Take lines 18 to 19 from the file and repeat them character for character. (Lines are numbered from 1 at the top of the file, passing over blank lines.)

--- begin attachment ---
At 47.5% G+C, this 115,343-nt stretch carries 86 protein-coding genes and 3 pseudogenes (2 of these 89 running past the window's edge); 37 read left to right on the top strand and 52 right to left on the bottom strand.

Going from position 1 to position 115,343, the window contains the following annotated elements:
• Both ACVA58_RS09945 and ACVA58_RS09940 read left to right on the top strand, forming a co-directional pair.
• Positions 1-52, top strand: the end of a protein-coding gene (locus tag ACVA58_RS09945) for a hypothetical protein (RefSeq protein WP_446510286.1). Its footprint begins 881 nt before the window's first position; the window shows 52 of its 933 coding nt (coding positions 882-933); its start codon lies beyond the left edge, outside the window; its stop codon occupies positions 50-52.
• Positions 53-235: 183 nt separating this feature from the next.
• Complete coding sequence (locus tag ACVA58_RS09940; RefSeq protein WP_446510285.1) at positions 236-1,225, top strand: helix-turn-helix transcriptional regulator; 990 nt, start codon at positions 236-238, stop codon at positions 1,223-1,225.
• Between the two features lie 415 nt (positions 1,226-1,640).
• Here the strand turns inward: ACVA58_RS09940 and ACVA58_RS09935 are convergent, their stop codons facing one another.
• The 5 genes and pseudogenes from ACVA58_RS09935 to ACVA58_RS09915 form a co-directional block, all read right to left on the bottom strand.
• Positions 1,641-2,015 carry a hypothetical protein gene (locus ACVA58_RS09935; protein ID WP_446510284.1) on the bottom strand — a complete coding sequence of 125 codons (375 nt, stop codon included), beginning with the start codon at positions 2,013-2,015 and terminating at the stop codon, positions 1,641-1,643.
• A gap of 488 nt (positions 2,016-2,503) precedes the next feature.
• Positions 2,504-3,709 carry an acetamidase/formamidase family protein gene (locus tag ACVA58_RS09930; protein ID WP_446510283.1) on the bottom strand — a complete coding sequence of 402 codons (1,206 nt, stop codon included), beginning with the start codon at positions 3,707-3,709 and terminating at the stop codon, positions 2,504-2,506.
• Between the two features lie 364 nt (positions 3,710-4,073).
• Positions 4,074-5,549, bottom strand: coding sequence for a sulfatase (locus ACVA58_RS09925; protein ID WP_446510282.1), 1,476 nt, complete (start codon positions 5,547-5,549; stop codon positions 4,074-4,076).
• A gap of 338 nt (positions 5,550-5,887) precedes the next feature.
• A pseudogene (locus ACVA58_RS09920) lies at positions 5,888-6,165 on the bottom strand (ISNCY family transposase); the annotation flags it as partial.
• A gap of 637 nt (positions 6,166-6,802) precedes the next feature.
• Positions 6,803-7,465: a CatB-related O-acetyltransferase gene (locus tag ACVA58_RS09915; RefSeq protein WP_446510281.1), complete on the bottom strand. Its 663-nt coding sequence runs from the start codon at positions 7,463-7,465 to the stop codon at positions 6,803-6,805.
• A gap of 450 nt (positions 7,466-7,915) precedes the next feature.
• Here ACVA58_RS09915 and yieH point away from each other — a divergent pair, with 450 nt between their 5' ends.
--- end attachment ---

• Positions 6,803-7,465: a CatB-related O-acetyltransferase gene (locus tag ACVA58_RS09915; RefSeq protein WP_446510281.1), complete on the bottom strand. Its 663-nt coding sequence runs from the start codon at positions 7,463-7,465 to the stop codon at positions 6,803-6,805.
• A gap of 450 nt (positions 7,466-7,915) precedes the next feature.